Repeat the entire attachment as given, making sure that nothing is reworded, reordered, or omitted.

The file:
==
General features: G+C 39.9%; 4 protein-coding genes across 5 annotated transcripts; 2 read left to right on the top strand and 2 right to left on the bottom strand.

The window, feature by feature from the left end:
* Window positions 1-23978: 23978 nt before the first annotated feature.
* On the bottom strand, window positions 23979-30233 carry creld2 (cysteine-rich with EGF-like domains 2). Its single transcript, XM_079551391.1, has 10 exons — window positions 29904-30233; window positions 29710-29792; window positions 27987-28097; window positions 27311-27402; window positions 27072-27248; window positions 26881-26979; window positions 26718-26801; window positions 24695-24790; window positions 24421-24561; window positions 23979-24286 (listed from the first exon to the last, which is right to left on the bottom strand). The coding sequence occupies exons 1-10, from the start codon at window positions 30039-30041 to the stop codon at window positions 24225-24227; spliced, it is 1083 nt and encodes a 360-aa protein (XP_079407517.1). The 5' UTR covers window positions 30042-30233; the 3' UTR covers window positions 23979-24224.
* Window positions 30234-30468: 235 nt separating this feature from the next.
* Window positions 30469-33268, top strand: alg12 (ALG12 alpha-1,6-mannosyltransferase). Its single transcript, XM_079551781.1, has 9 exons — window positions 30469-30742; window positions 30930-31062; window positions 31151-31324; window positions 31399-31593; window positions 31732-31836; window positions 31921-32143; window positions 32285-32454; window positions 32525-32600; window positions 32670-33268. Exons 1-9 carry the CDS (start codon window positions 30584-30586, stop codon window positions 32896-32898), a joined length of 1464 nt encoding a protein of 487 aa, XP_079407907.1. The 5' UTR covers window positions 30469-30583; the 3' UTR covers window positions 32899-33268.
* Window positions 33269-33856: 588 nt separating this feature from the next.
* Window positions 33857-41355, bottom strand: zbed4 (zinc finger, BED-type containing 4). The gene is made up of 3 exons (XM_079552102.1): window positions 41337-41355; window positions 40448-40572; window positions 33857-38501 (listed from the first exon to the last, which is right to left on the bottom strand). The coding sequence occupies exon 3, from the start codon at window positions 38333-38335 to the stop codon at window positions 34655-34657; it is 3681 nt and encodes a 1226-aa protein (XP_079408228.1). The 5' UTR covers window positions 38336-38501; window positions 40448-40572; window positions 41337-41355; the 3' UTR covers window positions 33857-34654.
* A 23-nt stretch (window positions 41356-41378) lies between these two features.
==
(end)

General features: G+C 39.9%; 4 protein-coding genes across 5 annotated transcripts; 2 read left to right on the top strand and 2 right to left on the bottom strand.

The window, feature by feature from the left end:
* Window positions 1-23978: 23978 nt before the first annotated feature.
* On the bottom strand, window positions 23979-30233 carry creld2 (cysteine-rich with EGF-like domains 2). Its single transcript, XM_079551391.1, has 10 exons — window positions 29904-30233; window positions 29710-29792; window positions 27987-28097; window positions 27311-27402; window positions 27072-27248; window positions 26881-26979; window positions 26718-26801; window positions 24695-24790; window positions 24421-24561; window positions 23979-24286 (listed from the first exon to the last, which is right to left on the bottom strand). The coding sequence occupies exons 1-10, from the start codon at window positions 30039-30041 to the stop codon at window positions 24225-24227; spliced, it is 1083 nt and encodes a 360-aa protein (XP_079407517.1). The 5' UTR covers window positions 30042-30233; the 3' UTR covers window positions 23979-24224.
* Window positions 30234-30468: 235 nt separating this feature from the next.
* Window positions 30469-33268, top strand: alg12 (ALG12 alpha-1,6-mannosyltransferase). Its single transcript, XM_079551781.1, has 9 exons — window positions 30469-30742; window positions 30930-31062; window positions 31151-31324; window positions 31399-31593; window positions 31732-31836; window positions 31921-32143; window positions 32285-32454; window positions 32525-32600; window positions 32670-33268. Exons 1-9 carry the CDS (start codon window positions 30584-30586, stop codon window positions 32896-32898), a joined length of 1464 nt encoding a protein of 487 aa, XP_079407907.1. The 5' UTR covers window positions 30469-30583; the 3' UTR covers window positions 32899-33268.
* Window positions 33269-33856: 588 nt separating this feature from the next.
* Window positions 33857-41355, bottom strand: zbed4 (zinc finger, BED-type containing 4). The gene is made up of 3 exons (XM_079552102.1): window positions 41337-41355; window positions 40448-40572; window positions 33857-38501 (listed from the first exon to the last, which is right to left on the bottom strand). The coding sequence occupies exon 3, from the start codon at window positions 38333-38335 to the stop codon at window positions 34655-34657; it is 3681 nt and encodes a 1226-aa protein (XP_079408228.1). The 5' UTR covers window positions 38336-38501; window positions 40448-40572; window positions 41337-41355; the 3' UTR covers window positions 33857-34654.
* A 23-nt stretch (window positions 41356-41378) lies between these two features.